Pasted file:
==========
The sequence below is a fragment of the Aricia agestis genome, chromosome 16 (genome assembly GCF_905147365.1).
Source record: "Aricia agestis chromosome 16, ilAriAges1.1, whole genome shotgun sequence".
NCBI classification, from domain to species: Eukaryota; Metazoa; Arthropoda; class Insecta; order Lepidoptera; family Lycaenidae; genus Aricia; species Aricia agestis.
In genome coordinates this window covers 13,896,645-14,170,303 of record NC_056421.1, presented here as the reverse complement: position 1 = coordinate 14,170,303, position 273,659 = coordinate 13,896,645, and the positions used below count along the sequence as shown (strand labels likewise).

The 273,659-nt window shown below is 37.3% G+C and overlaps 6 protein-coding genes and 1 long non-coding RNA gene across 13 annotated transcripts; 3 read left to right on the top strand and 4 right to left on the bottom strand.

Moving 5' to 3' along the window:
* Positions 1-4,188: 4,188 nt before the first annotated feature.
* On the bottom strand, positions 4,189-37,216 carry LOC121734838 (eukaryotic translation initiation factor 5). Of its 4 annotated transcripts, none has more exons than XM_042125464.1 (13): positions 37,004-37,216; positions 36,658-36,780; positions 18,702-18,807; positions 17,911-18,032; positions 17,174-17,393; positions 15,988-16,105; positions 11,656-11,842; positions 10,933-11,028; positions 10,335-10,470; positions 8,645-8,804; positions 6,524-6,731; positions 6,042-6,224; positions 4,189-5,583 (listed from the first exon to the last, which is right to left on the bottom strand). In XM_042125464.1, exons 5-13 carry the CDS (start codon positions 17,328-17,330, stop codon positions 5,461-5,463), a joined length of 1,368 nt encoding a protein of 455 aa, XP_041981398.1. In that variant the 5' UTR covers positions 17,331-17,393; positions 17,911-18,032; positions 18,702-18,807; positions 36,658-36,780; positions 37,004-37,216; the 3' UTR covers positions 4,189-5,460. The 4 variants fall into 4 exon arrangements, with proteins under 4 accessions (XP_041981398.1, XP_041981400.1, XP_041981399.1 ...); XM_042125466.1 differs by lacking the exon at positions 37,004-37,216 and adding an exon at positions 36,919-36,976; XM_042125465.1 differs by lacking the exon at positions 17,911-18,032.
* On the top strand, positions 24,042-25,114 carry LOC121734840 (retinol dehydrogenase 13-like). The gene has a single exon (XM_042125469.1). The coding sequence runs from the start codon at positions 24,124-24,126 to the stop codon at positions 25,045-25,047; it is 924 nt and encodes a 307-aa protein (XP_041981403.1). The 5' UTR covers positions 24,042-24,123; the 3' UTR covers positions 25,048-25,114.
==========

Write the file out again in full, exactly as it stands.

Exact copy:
The sequence below is a fragment of the Aricia agestis genome, chromosome 16 (genome assembly GCF_905147365.1).
Source record: "Aricia agestis chromosome 16, ilAriAges1.1, whole genome shotgun sequence".
NCBI classification, from domain to species: Eukaryota; Metazoa; Arthropoda; class Insecta; order Lepidoptera; family Lycaenidae; genus Aricia; species Aricia agestis.
In genome coordinates this window covers 13,896,645-14,170,303 of record NC_056421.1, presented here as the reverse complement: position 1 = coordinate 14,170,303, position 273,659 = coordinate 13,896,645, and the positions used below count along the sequence as shown (strand labels likewise).

The 273,659-nt window shown below is 37.3% G+C and overlaps 6 protein-coding genes and 1 long non-coding RNA gene across 13 annotated transcripts; 3 read left to right on the top strand and 4 right to left on the bottom strand.

Moving 5' to 3' along the window:
* Positions 1-4,188: 4,188 nt before the first annotated feature.
* On the bottom strand, positions 4,189-37,216 carry LOC121734838 (eukaryotic translation initiation factor 5). Of its 4 annotated transcripts, none has more exons than XM_042125464.1 (13): positions 37,004-37,216; positions 36,658-36,780; positions 18,702-18,807; positions 17,911-18,032; positions 17,174-17,393; positions 15,988-16,105; positions 11,656-11,842; positions 10,933-11,028; positions 10,335-10,470; positions 8,645-8,804; positions 6,524-6,731; positions 6,042-6,224; positions 4,189-5,583 (listed from the first exon to the last, which is right to left on the bottom strand). In XM_042125464.1, exons 5-13 carry the CDS (start codon positions 17,328-17,330, stop codon positions 5,461-5,463), a joined length of 1,368 nt encoding a protein of 455 aa, XP_041981398.1. In that variant the 5' UTR covers positions 17,331-17,393; positions 17,911-18,032; positions 18,702-18,807; positions 36,658-36,780; positions 37,004-37,216; the 3' UTR covers positions 4,189-5,460. The 4 variants fall into 4 exon arrangements, with proteins under 4 accessions (XP_041981398.1, XP_041981400.1, XP_041981399.1 ...); XM_042125466.1 differs by lacking the exon at positions 37,004-37,216 and adding an exon at positions 36,919-36,976; XM_042125465.1 differs by lacking the exon at positions 17,911-18,032.
* On the top strand, positions 24,042-25,114 carry LOC121734840 (retinol dehydrogenase 13-like). The gene has a single exon (XM_042125469.1). The coding sequence runs from the start codon at positions 24,124-24,126 to the stop codon at positions 25,045-25,047; it is 924 nt and encodes a 307-aa protein (XP_041981403.1). The 5' UTR covers positions 24,042-24,123; the 3' UTR covers positions 25,048-25,114.